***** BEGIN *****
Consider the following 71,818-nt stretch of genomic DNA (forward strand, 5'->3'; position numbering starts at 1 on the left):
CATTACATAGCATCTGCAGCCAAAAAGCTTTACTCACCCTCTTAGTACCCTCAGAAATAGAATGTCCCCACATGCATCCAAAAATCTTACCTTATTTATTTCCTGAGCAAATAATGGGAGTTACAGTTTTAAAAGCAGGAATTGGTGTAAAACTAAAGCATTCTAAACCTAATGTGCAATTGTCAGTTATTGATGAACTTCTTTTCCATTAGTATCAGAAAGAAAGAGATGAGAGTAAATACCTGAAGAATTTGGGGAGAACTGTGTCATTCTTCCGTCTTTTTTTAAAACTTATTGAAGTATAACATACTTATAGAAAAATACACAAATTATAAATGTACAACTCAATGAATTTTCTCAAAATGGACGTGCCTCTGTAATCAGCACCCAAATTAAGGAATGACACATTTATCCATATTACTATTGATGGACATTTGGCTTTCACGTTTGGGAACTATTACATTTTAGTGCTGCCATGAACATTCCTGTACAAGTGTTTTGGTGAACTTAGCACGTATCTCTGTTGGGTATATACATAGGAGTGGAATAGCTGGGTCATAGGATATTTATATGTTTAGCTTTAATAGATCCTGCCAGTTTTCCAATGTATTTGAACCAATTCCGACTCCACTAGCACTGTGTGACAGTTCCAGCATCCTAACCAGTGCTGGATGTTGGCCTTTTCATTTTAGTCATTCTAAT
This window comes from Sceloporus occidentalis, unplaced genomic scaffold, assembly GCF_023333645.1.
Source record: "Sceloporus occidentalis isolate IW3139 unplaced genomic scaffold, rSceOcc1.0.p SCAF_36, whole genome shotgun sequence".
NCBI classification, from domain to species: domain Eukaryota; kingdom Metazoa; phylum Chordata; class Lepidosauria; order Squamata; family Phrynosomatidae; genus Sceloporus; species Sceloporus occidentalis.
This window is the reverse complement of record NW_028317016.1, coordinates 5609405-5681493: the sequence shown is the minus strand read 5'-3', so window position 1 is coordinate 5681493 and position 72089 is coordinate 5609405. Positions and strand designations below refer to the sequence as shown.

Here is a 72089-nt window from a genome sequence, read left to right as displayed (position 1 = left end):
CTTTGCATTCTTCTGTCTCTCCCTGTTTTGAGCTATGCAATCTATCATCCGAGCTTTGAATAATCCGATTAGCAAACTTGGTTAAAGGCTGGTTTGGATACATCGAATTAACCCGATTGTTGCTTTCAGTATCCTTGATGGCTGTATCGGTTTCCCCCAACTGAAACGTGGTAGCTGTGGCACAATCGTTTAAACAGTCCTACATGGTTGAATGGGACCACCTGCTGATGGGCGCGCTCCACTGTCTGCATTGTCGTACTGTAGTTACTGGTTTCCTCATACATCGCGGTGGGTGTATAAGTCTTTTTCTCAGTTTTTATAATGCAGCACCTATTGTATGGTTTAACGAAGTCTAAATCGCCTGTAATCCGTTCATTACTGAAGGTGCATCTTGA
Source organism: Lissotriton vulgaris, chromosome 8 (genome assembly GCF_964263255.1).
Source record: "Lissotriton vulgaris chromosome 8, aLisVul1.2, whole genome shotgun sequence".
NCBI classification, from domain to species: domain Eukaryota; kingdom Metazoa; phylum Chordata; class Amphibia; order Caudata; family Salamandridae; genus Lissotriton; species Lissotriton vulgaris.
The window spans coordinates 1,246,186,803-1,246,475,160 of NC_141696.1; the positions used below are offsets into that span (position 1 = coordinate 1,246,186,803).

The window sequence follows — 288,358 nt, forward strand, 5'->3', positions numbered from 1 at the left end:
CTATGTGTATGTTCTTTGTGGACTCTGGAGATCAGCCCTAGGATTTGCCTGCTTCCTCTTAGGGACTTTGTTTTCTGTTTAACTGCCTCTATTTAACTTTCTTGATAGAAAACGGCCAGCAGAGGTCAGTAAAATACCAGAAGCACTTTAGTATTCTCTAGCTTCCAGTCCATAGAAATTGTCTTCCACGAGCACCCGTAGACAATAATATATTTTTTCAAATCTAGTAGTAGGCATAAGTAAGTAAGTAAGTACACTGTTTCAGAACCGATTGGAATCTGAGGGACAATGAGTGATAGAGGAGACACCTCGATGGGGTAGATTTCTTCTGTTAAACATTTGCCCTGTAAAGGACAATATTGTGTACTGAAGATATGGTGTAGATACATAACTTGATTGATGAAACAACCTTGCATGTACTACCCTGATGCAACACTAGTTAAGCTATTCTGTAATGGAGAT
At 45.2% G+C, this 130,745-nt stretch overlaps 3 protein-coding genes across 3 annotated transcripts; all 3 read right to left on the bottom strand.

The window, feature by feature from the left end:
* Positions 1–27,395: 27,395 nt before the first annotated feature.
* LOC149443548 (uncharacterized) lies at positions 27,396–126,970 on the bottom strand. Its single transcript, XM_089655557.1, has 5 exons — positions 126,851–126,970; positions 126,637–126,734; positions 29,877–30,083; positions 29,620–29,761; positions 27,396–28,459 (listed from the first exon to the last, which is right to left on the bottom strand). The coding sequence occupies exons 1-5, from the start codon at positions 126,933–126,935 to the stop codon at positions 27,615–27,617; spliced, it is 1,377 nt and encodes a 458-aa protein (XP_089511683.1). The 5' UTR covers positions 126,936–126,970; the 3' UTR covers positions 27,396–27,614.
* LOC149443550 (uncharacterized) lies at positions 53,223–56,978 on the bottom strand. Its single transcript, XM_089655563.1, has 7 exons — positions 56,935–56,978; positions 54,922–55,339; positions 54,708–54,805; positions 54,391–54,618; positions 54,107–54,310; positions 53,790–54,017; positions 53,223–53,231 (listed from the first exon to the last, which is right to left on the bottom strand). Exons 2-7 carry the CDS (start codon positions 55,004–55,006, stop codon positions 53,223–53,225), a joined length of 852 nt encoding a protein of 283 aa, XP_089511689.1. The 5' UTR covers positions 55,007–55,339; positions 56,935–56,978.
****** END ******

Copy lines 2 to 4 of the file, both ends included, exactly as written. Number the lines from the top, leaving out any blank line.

CATTACATAGCATCTGCAGCCAAAAAGCTTTACTCACCCTCTTAGTACCCTCAGAAATAGAATGTCCCCACATGCATCCAAAAATCTTACCTTATTTATTTCCTGAGCAAATAATGGGAGTTACAGTTTTAAAAGCAGGAATTGGTGTAAAACTAAAGCATTCTAAACCTAATGTGCAATTGTCAGTTATTGATGAACTTCTTTTCCATTAGTATCAGAAAGAAAGAGATGAGAGTAAATACCTGAAGAATTTGGGGAGAACTGTGTCATTCTTCCGTCTTTTTTTAAAACTTATTGAAGTATAACATACTTATAGAAAAATACACAAATTATAAATGTACAACTCAATGAATTTTCTCAAAATGGACGTGCCTCTGTAATCAGCACCCAAATTAAGGAATGACACATTTATCCATATTACTATTGATGGACATTTGGCTTTCACGTTTGGGAACTATTACATTTTAGTGCTGCCATGAACATTCCTGTACAAGTGTTTTGGTGAACTTAGCACGTATCTCTGTTGGGTATATACATAGGAGTGGAATAGCTGGGTCATAGGATATTTATATGTTTAGCTTTAATAGATCCTGCCAGTTTTCCAATGTATTTGAACCAATTCCGACTCCACTAGCACTGTGTGACAGTTCCAGCATCCTAACCAGTGCTGGATGTTGGCCTTTTCATTTTAGTCATTCTAAT
This window comes from Sceloporus occidentalis, unplaced genomic scaffold, assembly GCF_023333645.1.
Source record: "Sceloporus occidentalis isolate IW3139 unplaced genomic scaffold, rSceOcc1.0.p SCAF_36, whole genome shotgun sequence".